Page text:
A bowl of Handia drink
TypeRice Beer
Place of originIndia
Region or statemostly in Jharkhand & parts of Bihar, Odisha, West Bengal, Chhattisgarh & Madhya Pradesh
Serving temperatureRoom temperature
Main ingredientsWater, Ranu tablets, Herbs, Rice

Handia (Also handi or hadiya) is a rice beer originating from the Indian subcontinent, popular in the Indian states of Assam,[1] Jharkhand, Bihar, Odisha, Madhya Pradesh, Chhattisgarh and West Bengal.[2]


Handia comes from hindi word Handi (हांडी) which means earthen pot, where it was traditionally prepared.[3]


Evidence of fermentation and alcoholic beverages has been found in the Indus valley civilization during the Chalcolithic Period from 3000 BC to 2000 BC in India.[4] In Ancient India, the Vedas mention a beer-like drink called sura.[5] It was the favourite of the god Indra.[6][7] Kautilya has mentioned two intoxicating beverages made from rice called Medaka and Prasanna.[7] Megasthenes, the Greek Ambassador to Maurya Emperor Chandragupta Maurya mentioned about rice beer in his book Indica where he mention Indian make wine from rice instead of barley. He mentioned Indian never drink rice wine except during sacrifice.[8][9]


The making involves the use of ranu tablets, which is essentially a combination of about 20-25 herbs and acts as a fermentor.[2] These ranu tablets help in the preparation of many other beverages as well. The ranu tablets are then mixed with boiled rice and left to ferment in earthen pots. The drink is generally ready within a week. It is served cool and has lower alcoholic strength than other Indian country liquors.[3]

Earlier it was only used in marriage functions and feasts, but it has since been commercialised, as people started selling it daily due to economic reasons.[3][10][11]

See also


  1. ^ "Xaj: Rice Beer of the Ahoms". 22 November 2022.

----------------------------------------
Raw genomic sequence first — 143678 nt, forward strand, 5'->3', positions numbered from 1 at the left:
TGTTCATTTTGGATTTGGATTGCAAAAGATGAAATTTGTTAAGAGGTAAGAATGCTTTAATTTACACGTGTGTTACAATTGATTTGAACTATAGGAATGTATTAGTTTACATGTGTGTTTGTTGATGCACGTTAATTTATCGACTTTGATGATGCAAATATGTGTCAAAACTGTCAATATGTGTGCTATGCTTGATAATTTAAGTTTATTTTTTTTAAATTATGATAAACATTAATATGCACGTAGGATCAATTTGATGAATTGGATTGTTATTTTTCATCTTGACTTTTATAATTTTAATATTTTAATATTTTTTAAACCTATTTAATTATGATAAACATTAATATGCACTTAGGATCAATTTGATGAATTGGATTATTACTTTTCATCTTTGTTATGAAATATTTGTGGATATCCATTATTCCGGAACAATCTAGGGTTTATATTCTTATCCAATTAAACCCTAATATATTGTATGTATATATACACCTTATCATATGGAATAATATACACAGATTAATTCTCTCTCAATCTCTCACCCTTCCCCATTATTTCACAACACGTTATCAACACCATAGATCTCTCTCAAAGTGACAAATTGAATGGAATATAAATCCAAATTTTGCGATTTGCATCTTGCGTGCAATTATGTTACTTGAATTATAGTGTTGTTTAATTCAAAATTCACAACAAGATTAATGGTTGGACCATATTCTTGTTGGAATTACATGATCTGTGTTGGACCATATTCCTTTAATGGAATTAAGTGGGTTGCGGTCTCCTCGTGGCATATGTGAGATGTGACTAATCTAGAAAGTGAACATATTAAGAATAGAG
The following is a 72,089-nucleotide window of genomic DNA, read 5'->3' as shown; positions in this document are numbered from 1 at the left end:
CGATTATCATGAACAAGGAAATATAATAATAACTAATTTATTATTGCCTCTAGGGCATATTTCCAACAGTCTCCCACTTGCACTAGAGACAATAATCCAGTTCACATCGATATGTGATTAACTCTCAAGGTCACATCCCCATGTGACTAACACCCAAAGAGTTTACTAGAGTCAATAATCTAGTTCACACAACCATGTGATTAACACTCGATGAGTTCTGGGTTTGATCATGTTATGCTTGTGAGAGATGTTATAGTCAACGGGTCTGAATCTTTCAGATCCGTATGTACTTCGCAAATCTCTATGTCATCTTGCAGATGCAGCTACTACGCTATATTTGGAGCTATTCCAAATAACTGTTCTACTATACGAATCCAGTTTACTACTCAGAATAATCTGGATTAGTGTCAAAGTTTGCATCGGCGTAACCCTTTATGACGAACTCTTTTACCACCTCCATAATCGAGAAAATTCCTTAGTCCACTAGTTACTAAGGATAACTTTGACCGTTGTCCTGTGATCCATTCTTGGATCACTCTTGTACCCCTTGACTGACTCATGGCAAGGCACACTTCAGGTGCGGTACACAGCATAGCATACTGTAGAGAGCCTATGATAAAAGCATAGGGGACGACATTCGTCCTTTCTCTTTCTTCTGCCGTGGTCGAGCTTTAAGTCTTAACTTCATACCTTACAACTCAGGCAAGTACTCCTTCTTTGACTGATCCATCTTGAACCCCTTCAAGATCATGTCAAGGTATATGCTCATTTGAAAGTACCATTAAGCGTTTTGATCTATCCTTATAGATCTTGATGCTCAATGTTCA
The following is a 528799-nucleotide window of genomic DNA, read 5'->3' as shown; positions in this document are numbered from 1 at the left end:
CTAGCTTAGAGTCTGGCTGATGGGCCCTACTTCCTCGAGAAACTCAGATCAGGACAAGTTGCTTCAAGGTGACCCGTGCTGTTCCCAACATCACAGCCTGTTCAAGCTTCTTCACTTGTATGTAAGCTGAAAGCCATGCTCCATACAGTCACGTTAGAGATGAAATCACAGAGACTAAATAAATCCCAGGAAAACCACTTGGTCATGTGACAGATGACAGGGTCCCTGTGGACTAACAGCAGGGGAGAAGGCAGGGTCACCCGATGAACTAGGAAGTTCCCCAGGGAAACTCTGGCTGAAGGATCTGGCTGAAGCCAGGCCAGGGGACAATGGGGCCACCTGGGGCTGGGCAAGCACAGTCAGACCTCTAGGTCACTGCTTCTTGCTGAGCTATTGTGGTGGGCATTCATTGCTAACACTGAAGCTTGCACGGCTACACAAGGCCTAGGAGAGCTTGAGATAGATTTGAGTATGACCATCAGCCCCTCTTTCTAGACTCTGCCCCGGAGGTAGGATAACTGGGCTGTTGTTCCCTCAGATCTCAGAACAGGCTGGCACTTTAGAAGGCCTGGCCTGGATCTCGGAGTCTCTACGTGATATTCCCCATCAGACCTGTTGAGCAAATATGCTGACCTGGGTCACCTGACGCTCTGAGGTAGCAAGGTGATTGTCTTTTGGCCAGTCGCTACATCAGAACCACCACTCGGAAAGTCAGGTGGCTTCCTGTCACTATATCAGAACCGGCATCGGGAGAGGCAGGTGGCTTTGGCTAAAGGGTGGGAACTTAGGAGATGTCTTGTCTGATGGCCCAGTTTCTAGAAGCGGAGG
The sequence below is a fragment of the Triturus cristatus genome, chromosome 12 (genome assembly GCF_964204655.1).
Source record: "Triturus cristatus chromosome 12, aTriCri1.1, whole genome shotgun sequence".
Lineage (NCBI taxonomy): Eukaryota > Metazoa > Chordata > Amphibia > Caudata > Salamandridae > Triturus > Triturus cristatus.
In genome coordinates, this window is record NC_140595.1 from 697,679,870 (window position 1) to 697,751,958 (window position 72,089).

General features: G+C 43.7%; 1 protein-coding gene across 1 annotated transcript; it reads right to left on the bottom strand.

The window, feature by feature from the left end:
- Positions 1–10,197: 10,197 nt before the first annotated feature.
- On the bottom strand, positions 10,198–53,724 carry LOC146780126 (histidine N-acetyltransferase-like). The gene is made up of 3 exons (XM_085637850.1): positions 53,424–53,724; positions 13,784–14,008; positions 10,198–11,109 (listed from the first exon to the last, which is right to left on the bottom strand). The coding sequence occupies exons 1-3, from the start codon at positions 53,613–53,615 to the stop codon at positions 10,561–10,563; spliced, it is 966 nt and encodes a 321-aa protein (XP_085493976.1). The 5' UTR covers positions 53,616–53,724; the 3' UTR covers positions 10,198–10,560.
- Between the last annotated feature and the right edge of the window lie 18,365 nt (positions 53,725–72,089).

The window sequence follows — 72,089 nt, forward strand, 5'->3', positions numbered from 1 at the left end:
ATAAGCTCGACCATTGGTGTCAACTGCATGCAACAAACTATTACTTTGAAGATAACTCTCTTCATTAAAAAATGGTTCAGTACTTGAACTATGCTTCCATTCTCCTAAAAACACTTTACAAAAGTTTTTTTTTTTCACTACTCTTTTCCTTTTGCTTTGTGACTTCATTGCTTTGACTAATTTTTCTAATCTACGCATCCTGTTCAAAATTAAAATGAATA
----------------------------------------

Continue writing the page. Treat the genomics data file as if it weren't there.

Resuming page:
2. ^ a b "Some interesting indigenous beverages among the tribals of Central India" (PDF). Indian Journal of Traditional Knowledge. 6 (1): 141–43. January 2007. Retrieved 8 February 2012.
  3. ^ a b c "Handia most preferred summer drink". 19 May 2014. Retrieved 7 Aug 2022.
  4. ^ "It's high time!". deccanherald. 16 December 2017. Retrieved 7 Aug 2022.
  5. ^ Abraham Eraly (23 January 2002). Gem in the Lotus. Penguin Books Limited. p. 165. ISBN 978-93-5118-014-2.
  6. ^ Amitava Dasgupta; Loralie J. Langman (2012). Pharmacogenomics of Alcohol and Drugs of Abuse. CRC Press. p. 13. ISBN 978-1-4398-5611-6. Retrieved 8 October 2013.
  7. ^ a b Om Prakash (1 January 2005). Cultural History of India. New Age International. p. 503. ISBN 978-81-224-1587-2. Retrieved 8 October 2013.
  8. ^ "Ancient India as described by Megasthenês and Arrian; being a translation of the fragments of the Indika of Megasthenês collected by Dr. Schwanbeck, and of the first part of the Indika of Arrian". archive.org. p. 69. Retrieved 10 August 2022.
  9. ^ Gochberg, Donald S., et al., ed. "World Literature and Thought: Volume I: The Ancient Worlds"; Fort Worth, TX; Harcourt Brace; 1997, pp. 410-416.
  10. ^ "Tribals beat the heat with 'handia'". timesofindia. 25 April 2012. Retrieved 7 Aug 2022.
  11. ^ "traditional drink handia sells like hotcakes in orissa". economic times. 20 June 2008. Retrieved 7 Aug 2022.

Further reading